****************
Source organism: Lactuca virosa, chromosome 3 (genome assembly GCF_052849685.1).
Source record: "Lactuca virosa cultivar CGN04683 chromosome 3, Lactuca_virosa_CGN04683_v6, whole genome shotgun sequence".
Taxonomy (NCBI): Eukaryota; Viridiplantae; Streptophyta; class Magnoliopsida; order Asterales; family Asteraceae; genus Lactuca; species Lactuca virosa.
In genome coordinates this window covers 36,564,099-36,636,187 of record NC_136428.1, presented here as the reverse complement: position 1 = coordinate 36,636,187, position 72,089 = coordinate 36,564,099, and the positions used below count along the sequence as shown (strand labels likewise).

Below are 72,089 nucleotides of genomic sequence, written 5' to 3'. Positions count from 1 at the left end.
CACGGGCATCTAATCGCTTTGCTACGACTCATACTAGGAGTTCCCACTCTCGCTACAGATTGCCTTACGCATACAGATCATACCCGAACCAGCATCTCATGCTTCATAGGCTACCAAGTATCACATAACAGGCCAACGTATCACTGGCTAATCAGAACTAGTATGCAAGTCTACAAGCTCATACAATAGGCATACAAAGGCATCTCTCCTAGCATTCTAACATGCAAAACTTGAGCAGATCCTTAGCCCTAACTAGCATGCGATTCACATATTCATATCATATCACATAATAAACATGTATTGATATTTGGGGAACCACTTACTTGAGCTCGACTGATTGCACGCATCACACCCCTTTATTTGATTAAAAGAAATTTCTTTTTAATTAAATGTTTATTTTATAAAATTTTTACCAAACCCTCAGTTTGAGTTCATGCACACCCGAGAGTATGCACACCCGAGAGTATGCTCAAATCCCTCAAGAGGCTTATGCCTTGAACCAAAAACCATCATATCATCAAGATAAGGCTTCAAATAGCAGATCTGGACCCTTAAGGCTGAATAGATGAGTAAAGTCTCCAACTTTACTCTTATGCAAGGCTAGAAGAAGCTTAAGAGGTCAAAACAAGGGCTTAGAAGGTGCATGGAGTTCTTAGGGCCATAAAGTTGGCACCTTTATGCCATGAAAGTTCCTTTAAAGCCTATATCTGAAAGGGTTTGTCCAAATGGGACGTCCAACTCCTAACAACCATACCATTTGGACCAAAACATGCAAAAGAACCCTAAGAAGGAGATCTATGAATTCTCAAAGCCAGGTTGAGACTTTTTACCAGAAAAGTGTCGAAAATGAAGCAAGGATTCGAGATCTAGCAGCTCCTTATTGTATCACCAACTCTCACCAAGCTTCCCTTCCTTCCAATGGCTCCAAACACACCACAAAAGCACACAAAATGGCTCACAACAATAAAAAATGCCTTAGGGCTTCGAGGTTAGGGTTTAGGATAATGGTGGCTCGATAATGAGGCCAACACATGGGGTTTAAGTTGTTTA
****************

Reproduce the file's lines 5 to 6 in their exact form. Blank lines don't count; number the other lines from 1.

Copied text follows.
Below are 72,089 nucleotides of genomic sequence, written 5' to 3'. Positions count from 1 at the left end.
CACGGGCATCTAATCGCTTTGCTACGACTCATACTAGGAGTTCCCACTCTCGCTACAGATTGCCTTACGCATACAGATCATACCCGAACCAGCATCTCATGCTTCATAGGCTACCAAGTATCACATAACAGGCCAACGTATCACTGGCTAATCAGAACTAGTATGCAAGTCTACAAGCTCATACAATAGGCATACAAAGGCATCTCTCCTAGCATTCTAACATGCAAAACTTGAGCAGATCCTTAGCCCTAACTAGCATGCGATTCACATATTCATATCATATCACATAATAAACATGTATTGATATTTGGGGAACCACTTACTTGAGCTCGACTGATTGCACGCATCACACCCCTTTATTTGATTAAAAGAAATTTCTTTTTAATTAAATGTTTATTTTATAAAATTTTTACCAAACCCTCAGTTTGAGTTCATGCACACCCGAGAGTATGCACACCCGAGAGTATGCTCAAATCCCTCAAGAGGCTTATGCCTTGAACCAAAAACCATCATATCATCAAGATAAGGCTTCAAATAGCAGATCTGGACCCTTAAGGCTGAATAGATGAGTAAAGTCTCCAACTTTACTCTTATGCAAGGCTAGAAGAAGCTTAAGAGGTCAAAACAAGGGCTTAGAAGGTGCATGGAGTTCTTAGGGCCATAAAGTTGGCACCTTTATGCCATGAAAGTTCCTTTAAAGCCTATATCTGAAAGGGTTTGTCCAAATGGGACGTCCAACTCCTAACAACCATACCATTTGGACCAAAACATGCAAAAGAACCCTAAGAAGGAGATCTATGAATTCTCAAAGCCAGGTTGAGACTTTTTACCAGAAAAGTGTCGAAAATGAAGCAAGGATTCGAGATCTAGCAGCTCCTTATTGTATCACCAACTCTCACCAAGCTTCCCTTCCTTCCAATGGCTCCAAACACACCACAAAAGCACACAAAATGGCTCACAACAATAAAAAATGCCTTAGGGCTTCGAGGTTAGGGTTTAGGATAATGGTGGCTCGATAATGAGGCCAACACATGGGGTTTAAGTTGTTTA